Teachers are learners too.

By | March 22, 2011

I’m just digging in to Jim Knight’s newest book, Unmistakable Impact. Already I’m hooked. The book resonates with the gentle reminder that in order to change education for the better, we must work as partners from a place of mutual respect.

Here’s a quote I want to remember and think on further as I think about how to build good learning experiences for teachers:

“Professional learning that dehumanizes its participants carries the seeds of its own failure. When a select few do the thinking for others, when people are forced to comply with outside pressure with little or no input, when teachers asking genuine questions are labeled resisters, when leaders act without a true understanding of teachers’ day-to-day classroom experiences, these dehumanizing practices severely damage teacher morale.”

Lately, I’ve been exploring ways to make the interactions I have with teachers in technology professional development offerings more about the partnership and less about the push of information. We’ve developed a frame for that kind of work as part of our district Digital Learning Collaborative, but there are still some tweaks and adjustments I want to think through, especially in the classes I teach in support of the DLC. Technology professional development classes can tend to be heavy how-to sessions and that’s got me thinking about what I can do differently. I’m exploring how to enhance the standard training model and make it into a more reflective and personal experience while still conveying enough information to help people move forward.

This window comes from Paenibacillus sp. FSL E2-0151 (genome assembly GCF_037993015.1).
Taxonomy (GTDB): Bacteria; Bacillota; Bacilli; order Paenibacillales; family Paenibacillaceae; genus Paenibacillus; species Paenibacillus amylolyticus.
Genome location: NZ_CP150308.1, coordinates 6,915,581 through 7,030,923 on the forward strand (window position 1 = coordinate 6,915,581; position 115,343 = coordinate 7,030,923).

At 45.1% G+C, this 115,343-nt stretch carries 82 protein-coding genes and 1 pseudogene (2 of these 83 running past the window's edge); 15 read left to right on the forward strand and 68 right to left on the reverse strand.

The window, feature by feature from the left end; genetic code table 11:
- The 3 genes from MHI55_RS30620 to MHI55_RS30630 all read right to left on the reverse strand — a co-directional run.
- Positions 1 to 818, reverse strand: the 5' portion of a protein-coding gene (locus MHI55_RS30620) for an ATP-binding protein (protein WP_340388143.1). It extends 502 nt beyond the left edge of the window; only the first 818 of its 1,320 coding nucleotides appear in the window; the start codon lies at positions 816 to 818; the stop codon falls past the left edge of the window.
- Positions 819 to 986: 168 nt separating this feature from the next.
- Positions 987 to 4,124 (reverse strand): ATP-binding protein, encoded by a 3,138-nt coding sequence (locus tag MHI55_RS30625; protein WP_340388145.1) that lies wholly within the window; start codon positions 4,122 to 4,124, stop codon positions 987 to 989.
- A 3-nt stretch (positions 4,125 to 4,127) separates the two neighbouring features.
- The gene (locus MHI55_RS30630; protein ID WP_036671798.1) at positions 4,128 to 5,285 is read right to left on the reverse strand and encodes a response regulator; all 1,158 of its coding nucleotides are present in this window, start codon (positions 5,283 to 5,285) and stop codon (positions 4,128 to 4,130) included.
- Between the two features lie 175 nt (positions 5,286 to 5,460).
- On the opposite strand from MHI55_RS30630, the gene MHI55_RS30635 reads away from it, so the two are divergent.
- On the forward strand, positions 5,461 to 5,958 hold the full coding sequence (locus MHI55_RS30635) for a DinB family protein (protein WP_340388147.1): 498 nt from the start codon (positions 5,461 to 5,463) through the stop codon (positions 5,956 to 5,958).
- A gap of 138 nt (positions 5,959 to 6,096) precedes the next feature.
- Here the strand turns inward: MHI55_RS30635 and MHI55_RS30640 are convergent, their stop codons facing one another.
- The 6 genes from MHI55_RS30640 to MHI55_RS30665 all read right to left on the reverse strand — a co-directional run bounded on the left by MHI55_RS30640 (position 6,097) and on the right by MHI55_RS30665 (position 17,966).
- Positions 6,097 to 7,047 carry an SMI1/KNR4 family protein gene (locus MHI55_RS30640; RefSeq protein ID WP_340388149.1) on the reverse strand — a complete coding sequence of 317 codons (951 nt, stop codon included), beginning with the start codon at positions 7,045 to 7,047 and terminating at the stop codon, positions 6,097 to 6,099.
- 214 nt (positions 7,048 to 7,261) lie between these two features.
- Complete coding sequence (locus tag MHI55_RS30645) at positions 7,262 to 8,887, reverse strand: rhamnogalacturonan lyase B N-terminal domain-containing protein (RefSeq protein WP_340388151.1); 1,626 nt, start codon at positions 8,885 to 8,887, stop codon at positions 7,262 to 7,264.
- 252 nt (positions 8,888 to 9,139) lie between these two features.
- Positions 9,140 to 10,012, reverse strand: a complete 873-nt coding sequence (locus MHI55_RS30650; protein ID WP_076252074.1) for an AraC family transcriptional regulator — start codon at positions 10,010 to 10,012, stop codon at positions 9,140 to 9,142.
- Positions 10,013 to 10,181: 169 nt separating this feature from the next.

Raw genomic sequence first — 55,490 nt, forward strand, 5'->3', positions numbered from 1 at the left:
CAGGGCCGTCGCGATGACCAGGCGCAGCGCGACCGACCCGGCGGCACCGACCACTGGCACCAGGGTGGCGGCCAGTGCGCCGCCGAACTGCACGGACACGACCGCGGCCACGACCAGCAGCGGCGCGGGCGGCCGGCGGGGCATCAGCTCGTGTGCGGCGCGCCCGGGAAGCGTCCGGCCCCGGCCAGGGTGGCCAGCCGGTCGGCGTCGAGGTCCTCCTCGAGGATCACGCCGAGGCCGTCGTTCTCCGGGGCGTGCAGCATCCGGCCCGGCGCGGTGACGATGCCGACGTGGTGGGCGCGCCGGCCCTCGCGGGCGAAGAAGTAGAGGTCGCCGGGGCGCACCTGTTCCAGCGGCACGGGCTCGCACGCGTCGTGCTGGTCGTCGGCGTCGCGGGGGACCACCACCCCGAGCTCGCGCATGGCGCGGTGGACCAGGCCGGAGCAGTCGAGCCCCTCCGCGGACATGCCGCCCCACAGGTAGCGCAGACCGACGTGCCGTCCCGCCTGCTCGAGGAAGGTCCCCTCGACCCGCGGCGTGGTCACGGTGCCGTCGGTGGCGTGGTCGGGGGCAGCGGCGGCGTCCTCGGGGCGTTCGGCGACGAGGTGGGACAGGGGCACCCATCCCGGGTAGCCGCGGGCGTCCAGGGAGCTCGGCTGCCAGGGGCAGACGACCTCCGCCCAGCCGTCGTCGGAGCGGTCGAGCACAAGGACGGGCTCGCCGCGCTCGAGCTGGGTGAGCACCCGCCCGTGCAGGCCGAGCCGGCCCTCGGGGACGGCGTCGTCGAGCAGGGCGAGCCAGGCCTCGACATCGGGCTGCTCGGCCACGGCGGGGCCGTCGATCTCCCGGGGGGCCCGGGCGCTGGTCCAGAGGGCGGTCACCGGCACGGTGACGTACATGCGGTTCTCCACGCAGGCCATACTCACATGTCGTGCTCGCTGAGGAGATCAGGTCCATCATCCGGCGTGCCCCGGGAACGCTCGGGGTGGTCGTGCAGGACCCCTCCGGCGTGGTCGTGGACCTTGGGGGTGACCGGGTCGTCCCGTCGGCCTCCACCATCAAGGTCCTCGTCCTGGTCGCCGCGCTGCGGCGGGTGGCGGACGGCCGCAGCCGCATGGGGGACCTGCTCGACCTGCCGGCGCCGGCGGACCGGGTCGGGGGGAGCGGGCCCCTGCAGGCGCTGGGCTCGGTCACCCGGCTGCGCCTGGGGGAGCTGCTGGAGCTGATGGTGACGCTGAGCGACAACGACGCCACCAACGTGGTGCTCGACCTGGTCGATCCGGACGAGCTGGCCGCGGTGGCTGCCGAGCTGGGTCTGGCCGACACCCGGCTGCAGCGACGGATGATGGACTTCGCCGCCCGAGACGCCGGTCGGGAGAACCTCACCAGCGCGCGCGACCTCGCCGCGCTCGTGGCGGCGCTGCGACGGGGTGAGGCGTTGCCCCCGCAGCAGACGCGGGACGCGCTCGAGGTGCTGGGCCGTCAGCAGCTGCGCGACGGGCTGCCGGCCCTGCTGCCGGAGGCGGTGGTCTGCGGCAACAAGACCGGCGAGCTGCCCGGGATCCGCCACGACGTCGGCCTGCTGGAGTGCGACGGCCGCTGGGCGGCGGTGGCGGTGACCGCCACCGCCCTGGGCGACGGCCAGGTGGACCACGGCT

Four things I’m working on as I revise the PD classes I teach:

1. Providing opportunities for personal reflection and group feedback into multiple points of a session.

2. Developing session takeaways (the handouts and such) in a way that the final collection is personalized for each individual.

3. Building in the opportunity for participants to create an action plan that answers what they’ll do with what they learn.

4. Framing courses around central questions in teaching rather than functions of a particular piece of hardware or software.

My hope is that by revising sessions with these 4 things in mind, I’ll be modeling the process of learning as a conversation focused on meaning-building rather than a transference focused on fact-acquisition. I’m also hoping it’ll provide better opportunities for teachers to come together in a way that humanizes and values their experiences.

It’s going to take some time to redo things, but I’m thinking it’s important. It’s also going to mean rethinking what’s essential in a course so that the time spent on each element isn’t rushed.

As I develop and try new things, I’ll share them here. I’d be interested in how you’re rethinking technology professional development too.


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